This post first appeared on Free Technology for Teachers.
Publishing student video that is created with iPads can be a challenging process, especially with younger students. Even schools that are Google Apps typically decide to turn off YouTube uploads to the student accounts. However, with the use of a handful of free applications, students can create video content on iPad, share their creation with a teacher, and then have the teacher upload to their YouTube channel or a class YouTube channel.
For the creation process, students can use any video creation app that allows the final product to be exported to the camera roll. My two favorite options for this step are to have students use the external video camera or Tellagami. Once the video content is created, students need to upload their video to Google Drive. A teachers may choose to have students upload to a shared folder or to their own individual video folder. The image below shows the process of uploading video from the camera roll to Google Drive.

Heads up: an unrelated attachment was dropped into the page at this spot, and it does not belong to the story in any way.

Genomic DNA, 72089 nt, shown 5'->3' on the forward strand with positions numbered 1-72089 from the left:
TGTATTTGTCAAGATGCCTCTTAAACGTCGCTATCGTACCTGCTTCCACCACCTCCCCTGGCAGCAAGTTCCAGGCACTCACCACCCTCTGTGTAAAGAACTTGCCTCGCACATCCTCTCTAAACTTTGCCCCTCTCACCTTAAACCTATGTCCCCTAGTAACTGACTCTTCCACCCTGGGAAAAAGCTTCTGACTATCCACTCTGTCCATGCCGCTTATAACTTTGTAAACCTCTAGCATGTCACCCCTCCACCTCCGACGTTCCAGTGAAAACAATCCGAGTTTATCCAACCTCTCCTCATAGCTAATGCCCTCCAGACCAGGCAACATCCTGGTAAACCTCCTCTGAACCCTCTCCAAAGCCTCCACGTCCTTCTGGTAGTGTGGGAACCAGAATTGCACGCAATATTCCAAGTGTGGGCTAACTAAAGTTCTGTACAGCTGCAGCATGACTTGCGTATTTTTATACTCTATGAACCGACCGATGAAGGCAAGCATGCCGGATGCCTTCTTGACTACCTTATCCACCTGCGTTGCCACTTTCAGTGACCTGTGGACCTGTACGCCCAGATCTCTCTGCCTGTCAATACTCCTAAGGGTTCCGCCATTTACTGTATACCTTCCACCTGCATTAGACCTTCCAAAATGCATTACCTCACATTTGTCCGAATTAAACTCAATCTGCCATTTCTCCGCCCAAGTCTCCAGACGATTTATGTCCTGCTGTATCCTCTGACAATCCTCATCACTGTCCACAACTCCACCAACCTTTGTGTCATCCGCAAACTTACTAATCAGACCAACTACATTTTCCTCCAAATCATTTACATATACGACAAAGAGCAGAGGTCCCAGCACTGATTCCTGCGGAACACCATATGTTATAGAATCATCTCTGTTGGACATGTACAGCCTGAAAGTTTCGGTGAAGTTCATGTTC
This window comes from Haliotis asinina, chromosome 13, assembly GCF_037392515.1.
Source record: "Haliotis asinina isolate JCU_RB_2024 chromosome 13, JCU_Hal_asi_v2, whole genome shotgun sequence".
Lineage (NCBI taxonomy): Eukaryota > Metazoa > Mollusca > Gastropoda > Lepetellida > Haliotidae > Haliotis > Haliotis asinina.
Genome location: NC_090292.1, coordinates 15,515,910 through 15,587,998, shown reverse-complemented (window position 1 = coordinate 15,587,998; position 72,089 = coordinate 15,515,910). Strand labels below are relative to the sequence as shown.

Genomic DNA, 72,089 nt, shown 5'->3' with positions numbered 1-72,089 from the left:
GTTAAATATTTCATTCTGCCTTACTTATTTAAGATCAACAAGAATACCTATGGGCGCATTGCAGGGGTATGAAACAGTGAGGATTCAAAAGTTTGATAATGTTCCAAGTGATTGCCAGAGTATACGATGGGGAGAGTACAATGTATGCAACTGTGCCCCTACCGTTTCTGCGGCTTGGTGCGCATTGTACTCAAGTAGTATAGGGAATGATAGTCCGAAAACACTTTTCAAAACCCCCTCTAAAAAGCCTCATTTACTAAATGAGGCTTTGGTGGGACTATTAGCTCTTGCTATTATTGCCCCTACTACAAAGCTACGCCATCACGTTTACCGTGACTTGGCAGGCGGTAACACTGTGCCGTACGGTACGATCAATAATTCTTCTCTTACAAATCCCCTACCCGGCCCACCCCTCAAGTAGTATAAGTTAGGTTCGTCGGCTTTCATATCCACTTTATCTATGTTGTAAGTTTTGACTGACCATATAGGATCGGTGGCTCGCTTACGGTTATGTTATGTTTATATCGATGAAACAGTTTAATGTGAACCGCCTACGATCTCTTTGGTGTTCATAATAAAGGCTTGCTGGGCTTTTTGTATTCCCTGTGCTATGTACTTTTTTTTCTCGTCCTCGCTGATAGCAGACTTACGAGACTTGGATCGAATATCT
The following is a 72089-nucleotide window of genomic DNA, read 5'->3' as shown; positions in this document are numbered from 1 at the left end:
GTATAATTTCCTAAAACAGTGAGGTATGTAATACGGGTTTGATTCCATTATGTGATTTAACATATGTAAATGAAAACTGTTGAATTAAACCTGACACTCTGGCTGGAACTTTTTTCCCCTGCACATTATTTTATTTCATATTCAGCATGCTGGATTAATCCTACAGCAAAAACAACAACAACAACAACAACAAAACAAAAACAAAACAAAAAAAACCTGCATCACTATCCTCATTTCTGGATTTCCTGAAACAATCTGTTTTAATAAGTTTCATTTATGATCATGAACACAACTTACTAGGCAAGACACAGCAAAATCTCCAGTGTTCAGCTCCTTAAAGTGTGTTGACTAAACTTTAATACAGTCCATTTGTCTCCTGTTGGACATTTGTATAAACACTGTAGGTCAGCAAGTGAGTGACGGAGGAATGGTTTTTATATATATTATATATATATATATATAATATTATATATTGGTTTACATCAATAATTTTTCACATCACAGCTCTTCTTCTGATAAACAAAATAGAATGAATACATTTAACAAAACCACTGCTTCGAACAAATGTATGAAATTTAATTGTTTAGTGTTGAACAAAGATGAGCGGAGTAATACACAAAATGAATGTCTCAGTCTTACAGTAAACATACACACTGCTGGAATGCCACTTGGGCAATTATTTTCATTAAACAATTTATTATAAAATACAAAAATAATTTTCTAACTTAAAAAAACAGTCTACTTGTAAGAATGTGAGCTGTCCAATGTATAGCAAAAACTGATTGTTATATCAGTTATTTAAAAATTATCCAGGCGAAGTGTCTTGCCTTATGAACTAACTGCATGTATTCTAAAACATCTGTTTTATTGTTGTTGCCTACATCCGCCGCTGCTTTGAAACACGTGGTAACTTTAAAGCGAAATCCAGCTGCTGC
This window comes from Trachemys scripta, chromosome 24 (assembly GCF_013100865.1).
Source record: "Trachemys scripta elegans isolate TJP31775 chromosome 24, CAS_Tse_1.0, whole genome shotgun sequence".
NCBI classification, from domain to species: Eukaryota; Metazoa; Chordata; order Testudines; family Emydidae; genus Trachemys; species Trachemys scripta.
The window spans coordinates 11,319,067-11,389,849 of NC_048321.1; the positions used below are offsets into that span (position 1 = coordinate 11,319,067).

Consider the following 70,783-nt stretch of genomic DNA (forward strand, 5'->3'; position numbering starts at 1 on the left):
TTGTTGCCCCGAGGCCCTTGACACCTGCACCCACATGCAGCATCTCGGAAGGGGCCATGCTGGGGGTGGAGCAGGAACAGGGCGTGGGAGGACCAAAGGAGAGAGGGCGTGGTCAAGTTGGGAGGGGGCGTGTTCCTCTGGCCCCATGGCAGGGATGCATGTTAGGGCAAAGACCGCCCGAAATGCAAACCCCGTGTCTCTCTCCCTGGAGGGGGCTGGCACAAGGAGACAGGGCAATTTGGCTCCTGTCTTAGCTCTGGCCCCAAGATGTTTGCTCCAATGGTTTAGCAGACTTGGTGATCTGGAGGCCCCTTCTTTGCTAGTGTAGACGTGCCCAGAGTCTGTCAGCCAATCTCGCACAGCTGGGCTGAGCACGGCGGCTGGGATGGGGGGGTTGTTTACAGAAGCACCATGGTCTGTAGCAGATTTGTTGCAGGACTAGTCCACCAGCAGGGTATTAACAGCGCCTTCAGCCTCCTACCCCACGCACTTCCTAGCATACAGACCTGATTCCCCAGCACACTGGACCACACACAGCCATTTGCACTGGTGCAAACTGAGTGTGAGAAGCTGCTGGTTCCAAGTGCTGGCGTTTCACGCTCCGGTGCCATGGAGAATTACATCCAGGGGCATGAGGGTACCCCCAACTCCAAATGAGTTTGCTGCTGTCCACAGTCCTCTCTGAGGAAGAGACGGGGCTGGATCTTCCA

Once the content is in Google Drive, a teacher can access the student created video through the Google Drive app on their iPad. Using the “Open in” feature that now appears in Google Drive, a teacher can export the video content from Google Drive directly to the YouTube Capture app. The image below shows the process of exporting video from Drive to YouTube Capture.
The video will now be ready for upload to the teacher’s or class YouTube channel. This process allows a classroom teacher to collect all video submissions from students, but hand select which ones will be uploaded to a public platform.
If a teacher wanted to then edit student submitted video clips together into one larger group project, the built in YouTube editor that is accessible from a laptop and web browser can be used. When logged into YouTube, go to: https://www.youtube.com/editor to begin the editing process. Any video content that is uploaded to a YouTube account can later be selected to be part of a larger video creation. The image below shows the process of combining small student submitted clips to one larger group video project.